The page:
Muslims Mark End Of Ramadan, But COVID Subdues Celebrations For A Second Year
Some 1.8 billion Muslims around the world are marking Eid al-Fitr, the festival ending the holy month of Ramadan, but the celebration is muted for a second year in a row due to the COVID-19 pandemic.
In the country with the largest Muslim population, Indonesia, worshippers wore masks as they joined in communal prayers, but in some areas considered at high risk for transmission of the coronavirus, mosques — including Southeast Asia's largest, the Istiqlal Grand Mosque in the capital Jakarta — closed their doors as a precaution, according to The Associated Press.
Indonesia and neighboring Malaysia, which is in the midst of a nationwide lockdown, asked the faithful for a second year not to travel home for traditional celebrations with family to mark Eid, which concludes a month of dawn-to-dusk fasting, prayer and introspection.
The lead-up to Eid last year saw Indonesia with the largest number of coronavirus cases in Southeast Asia. Despite the government's ban on travel in 2020, the country failed to stop the spread of the virus and it witnessed a jump in cases in the weeks following the holiday.
"I understand that we all miss our relatives at times like this, especially in the momentum of Eid," Indonesian President Joko Widodo said in televised remarks. "But let's prioritize safety together by not going back to our hometowns."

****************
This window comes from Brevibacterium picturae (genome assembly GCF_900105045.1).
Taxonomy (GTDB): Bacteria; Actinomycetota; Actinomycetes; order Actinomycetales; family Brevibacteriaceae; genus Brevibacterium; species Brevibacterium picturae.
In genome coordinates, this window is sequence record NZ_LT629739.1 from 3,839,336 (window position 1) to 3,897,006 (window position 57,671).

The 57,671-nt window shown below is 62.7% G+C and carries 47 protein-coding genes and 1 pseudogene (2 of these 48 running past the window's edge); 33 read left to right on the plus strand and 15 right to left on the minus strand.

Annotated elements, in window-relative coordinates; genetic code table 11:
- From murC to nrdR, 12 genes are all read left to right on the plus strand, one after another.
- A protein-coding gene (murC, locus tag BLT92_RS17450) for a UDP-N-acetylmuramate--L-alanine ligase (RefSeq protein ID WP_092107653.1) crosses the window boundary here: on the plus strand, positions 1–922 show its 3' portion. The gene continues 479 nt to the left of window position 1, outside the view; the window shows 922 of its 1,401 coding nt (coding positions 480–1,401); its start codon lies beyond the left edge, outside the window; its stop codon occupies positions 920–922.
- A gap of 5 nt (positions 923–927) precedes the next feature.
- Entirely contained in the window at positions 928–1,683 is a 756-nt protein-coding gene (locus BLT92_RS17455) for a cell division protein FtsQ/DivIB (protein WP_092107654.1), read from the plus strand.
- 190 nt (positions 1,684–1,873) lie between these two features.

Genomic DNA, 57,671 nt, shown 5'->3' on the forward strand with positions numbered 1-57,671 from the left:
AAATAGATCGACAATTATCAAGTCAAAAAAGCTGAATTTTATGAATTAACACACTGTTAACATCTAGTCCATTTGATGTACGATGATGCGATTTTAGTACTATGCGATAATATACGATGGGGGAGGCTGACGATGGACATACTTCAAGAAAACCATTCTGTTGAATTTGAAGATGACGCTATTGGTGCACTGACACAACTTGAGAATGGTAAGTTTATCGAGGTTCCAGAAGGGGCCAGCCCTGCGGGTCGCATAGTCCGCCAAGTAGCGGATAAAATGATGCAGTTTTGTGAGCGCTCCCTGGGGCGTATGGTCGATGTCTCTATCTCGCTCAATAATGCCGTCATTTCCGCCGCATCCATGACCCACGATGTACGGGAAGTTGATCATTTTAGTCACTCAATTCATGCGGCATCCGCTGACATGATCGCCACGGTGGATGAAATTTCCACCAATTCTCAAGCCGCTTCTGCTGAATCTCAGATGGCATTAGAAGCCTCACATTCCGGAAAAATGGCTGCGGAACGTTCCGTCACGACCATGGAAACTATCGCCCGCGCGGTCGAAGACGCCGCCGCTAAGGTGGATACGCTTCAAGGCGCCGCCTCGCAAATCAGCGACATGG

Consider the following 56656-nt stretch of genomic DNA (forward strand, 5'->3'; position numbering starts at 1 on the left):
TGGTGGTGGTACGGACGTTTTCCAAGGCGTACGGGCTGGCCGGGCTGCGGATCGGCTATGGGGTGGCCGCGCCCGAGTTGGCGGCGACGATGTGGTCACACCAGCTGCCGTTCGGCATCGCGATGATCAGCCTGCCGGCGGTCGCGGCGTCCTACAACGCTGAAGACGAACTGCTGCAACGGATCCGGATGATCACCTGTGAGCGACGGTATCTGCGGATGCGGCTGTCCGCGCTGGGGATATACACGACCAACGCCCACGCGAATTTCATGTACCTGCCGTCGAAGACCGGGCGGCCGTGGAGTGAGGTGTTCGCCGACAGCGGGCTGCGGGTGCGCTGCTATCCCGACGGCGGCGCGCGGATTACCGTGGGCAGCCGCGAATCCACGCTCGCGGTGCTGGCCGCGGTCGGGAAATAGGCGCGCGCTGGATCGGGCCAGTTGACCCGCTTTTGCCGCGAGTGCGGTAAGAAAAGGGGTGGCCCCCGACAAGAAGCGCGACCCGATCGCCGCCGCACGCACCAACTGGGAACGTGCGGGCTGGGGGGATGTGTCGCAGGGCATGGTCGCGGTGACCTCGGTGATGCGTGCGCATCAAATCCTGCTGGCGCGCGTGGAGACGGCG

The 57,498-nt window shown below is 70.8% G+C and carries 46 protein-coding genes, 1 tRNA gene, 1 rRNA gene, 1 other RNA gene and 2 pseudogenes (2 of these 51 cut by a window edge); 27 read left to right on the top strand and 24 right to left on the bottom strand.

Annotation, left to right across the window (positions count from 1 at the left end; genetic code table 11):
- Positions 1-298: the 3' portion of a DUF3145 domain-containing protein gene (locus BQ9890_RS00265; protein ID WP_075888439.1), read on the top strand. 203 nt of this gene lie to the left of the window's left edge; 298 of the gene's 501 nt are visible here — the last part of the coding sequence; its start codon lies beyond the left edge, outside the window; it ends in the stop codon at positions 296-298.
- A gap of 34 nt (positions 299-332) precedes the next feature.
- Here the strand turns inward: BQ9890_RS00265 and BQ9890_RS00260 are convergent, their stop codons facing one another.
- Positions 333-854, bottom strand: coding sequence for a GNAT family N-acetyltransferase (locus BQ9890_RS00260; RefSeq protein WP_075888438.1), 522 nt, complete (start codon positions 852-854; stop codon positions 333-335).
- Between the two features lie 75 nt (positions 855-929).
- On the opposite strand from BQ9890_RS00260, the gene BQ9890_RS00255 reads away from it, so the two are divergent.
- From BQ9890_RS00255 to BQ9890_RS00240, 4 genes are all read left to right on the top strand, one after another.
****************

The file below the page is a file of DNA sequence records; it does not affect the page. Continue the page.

However, in Bangladesh, tens of thousands of people were heading home. Bangaldesh is experiencing a shortage of coronavirus vaccines but that didn't stop many in the capital, Dhaka, from joining loved ones in villages, leading experts to fear a surge of COVID-19 in the country.
Pakistan's chairman of the official committee that announces the first sighting of the new moon there, marking the official end of Ramadan, urged the public to follow coronavirus precautions, such as wearing masks and avoiding physical contact, during Eid prayers.
In India, with a Muslim population second only to Indonesia, the festival takes place against the backdrop of an unprecedented surge in coronavirus cases and COVID-19 deaths. Many infections have been traced to a massive Hindu festival along the banks of the Ganges River.
Coronavirus outbreaks and new fighting between government forces and Muslim insurgents in the southern Philippine island of Mindanao, has prevented large public prayers. Instead, most are worshipping in their homes. In Maguindanao province, many families displaced by the fighting celebrated as best they could in evacuation camps.
In the Gaza Strip, the call to prayer sounded amid the rubble of Israel airstrikes in the territory, in the worst outbreak of violence in years. Scores of people have been killed and there is no ceasefire in sight, despite the start of the Eid.
The chief imam in Ghana has issued directives against gatherings to offer Nawafil (optional prayers) to mark Eid. Instead, he has proposed small meetings that adhere to COVID-19 protocols.
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